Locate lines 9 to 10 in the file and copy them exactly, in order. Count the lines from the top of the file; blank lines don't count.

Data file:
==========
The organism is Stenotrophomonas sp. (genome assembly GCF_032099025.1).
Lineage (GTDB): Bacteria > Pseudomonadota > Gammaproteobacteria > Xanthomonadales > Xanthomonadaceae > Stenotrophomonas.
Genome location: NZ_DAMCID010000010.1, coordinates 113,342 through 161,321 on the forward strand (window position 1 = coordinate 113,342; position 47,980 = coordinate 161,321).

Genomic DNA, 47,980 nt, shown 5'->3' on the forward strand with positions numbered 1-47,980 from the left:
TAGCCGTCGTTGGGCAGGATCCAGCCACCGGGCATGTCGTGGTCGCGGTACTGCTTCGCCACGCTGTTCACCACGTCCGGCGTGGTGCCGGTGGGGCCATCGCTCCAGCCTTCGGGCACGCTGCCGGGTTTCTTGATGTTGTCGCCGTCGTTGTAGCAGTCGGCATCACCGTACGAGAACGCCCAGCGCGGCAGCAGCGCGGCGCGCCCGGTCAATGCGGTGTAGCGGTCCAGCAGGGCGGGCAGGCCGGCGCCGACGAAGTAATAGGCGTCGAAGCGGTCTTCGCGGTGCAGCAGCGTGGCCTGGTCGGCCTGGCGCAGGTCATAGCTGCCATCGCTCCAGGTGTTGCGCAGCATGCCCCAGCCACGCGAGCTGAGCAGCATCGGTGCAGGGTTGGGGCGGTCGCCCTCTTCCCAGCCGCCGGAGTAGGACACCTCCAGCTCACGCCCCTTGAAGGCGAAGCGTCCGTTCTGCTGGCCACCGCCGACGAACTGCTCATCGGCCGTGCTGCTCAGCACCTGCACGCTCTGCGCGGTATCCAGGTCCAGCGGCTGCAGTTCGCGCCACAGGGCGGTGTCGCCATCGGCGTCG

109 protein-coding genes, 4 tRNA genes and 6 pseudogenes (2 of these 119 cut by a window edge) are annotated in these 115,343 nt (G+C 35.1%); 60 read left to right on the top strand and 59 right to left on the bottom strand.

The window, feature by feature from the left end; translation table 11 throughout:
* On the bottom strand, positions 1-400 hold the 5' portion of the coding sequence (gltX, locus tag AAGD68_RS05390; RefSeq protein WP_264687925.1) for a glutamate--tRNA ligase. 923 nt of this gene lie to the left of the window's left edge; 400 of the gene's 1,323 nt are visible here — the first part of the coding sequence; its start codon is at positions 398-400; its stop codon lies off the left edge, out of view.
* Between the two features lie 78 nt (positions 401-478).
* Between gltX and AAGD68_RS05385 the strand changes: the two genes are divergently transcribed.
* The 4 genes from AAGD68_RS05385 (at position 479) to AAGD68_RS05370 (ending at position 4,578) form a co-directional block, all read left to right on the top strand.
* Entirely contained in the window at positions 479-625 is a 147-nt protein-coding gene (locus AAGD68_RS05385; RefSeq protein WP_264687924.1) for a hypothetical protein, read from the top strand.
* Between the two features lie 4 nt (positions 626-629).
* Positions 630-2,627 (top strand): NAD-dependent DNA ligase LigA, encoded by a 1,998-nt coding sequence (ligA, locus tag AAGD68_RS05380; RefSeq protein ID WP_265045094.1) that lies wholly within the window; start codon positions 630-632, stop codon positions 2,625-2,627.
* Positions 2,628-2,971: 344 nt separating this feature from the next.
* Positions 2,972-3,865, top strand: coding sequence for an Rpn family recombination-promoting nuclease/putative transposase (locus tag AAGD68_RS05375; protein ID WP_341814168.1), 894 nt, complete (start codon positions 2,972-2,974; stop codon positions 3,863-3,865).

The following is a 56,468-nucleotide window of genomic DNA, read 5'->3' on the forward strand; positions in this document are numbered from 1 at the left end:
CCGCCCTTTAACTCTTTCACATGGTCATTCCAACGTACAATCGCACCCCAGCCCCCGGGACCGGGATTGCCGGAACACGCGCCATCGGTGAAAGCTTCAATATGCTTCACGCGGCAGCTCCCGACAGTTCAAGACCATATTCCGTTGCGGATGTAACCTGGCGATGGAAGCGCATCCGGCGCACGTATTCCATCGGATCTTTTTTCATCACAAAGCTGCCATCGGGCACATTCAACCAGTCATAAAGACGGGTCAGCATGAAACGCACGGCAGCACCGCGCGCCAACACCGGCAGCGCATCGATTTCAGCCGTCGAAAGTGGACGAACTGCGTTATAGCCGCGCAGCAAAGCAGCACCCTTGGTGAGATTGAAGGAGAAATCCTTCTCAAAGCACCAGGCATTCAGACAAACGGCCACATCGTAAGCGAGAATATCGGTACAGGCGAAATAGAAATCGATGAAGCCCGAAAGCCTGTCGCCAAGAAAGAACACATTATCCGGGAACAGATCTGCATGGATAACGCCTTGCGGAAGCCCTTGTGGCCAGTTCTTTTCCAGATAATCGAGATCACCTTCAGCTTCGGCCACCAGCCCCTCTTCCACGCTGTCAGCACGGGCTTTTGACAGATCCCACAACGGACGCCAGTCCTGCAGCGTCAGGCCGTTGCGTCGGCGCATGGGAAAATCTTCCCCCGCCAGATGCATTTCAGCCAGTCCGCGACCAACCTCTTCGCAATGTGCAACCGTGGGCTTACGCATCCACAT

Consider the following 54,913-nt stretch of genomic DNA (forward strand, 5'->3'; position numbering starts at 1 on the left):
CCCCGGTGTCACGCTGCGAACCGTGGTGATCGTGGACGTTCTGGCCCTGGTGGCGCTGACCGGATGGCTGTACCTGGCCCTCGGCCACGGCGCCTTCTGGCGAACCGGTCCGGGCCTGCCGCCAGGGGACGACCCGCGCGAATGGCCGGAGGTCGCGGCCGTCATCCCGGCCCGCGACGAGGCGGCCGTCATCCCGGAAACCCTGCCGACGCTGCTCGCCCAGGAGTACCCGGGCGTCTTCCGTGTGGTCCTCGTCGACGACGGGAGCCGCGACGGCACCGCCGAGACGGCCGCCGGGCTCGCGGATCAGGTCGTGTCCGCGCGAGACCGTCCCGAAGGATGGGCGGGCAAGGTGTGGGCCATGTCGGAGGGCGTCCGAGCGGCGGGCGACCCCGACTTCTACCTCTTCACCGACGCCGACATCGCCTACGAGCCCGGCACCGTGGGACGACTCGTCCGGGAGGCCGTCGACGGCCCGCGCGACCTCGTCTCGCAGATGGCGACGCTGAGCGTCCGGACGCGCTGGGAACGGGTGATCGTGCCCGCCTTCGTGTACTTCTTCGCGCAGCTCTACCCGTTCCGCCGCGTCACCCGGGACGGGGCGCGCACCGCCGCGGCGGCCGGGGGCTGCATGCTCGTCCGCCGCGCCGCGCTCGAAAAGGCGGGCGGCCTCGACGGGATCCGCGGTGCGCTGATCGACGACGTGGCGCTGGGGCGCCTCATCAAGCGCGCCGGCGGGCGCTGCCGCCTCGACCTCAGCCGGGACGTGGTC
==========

* Between the two features lie 78 nt (positions 401-478).
* Between gltX and AAGD68_RS05385 the strand changes: the two genes are divergently transcribed.